What a time to be alive. For me covid days have meant looking longer and harder at things both outwards and inwards. The collective pause has brought a space to stand back into, to assess in ways one usually reserves for the change of year either annually or personally. When covid started, I was embarking on transitioning where I live, which has been put on pause with all the uncertainty. If anything, after this time, I am more rather than less certain than before of what is next.

During an earlier period of my life when I was moving around a lot I found some solace in journaling, books, translation and academic work, like shells I could pull in around myself and take refuge in from the glaring sense of freedom and infinite possibility, the bottom falling out, the loss of all things familiar, the overstimulation, leaves which helped me to filter the light, things which allowed me to extend my grip on the world and the things in it, to lend some gravity to my thoughts, to keep me warm when I shivered, or to tell me I wasn’t the only one who did. It seemed, in an illusory way, to provide some of the safety I so craved during that time.

After leaving grad school, I just stopped. Somehow I was no longer able to sustain my attention for long on the written page, and had nothing to say even on a private page. I couldn’t force myself to. Aside from little bits of streams of correspondence here or there which ended abruptly, or which erupted sporadically at times of hormonal flooding: a flammable whirlpool which even a little bit of alcohol could ignite into a violently ground-searing, all-consuming, bottomless conflagration, or simply trailed off, I stopped writing completely. I was no longer really sure of who I was or what I had to say. I felt trashed and voided, and the sense of a time out of joint that will never be put back into joint, and maybe that’s just how life is. I tried reading some, here and there, and did sometimes manage entire books in collaboration with book groups in a glancing sort of way, but it still sometimes feels like a bulb that’s blown a fuse, or that while reading I’ll miss out on something essential or important, or that I’ll be blinded from something that I need to see, or that the language is just not real or will betray me; it makes me nervous. Or that I’ve walked out past the end of myself and jumped alone into a void that nobody will ever find me in, or that I’ve climbed too high into the branches of a tree for safety and am now unable to get down again. Or that I will never really find the right words. Or that my words have pounded their fists against a brick wall to the point of collapse and nobody gave or will ever give a damn about them, about me, about the shatterings or the brokenness or the need to find a way out – and so maybe it was better to just ignore all of that and pretend it did not exist. I can do snippets, short articles, a pastische of news, things I can twirl around in my mind but it’s still really hard to get through anything that has the appearance of being a solid body, cohesive, situated, too provocative, the things I had sought and loved. It’s not the sort of thing one talks about but that trails around like a hidden broken limb.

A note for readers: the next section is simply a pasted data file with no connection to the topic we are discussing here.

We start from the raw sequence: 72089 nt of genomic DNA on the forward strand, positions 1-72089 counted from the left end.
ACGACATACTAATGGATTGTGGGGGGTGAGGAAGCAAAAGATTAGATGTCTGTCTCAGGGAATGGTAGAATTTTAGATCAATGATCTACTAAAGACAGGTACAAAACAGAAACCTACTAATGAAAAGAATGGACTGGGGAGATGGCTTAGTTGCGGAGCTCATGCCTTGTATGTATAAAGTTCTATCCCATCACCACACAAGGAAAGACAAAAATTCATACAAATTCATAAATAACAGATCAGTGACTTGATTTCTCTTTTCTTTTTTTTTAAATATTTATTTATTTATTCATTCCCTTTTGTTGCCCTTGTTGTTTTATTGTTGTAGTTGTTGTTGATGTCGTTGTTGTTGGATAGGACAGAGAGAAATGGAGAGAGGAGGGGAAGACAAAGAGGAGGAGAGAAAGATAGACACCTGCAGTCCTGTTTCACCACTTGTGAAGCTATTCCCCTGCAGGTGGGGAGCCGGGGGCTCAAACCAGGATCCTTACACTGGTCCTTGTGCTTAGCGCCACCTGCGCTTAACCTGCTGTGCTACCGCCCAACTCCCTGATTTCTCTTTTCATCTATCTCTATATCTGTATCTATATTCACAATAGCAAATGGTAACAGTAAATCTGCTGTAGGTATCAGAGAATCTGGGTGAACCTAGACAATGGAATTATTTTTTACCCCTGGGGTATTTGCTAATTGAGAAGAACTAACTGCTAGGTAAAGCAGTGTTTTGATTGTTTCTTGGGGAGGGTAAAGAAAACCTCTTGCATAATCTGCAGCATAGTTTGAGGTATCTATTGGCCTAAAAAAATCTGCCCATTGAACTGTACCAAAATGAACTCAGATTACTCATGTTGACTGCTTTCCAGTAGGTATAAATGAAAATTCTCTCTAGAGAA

Late last year and into the spring I took up journaling again, which has meant retracing some voids and sometimes finding other places to stand, digesting what might have been indigestible before, and looking more deeply. Just taking little walks into the void again where there is nothing to keep one from falling or flying. The nature writing group has been most helpful in connecting me more deeply to place and the transient nature of everything external and internal, in finding that there’s still blood in my veins and snap in my vines after all, in experiencing and trusting my own perceptions – and my pen – anew.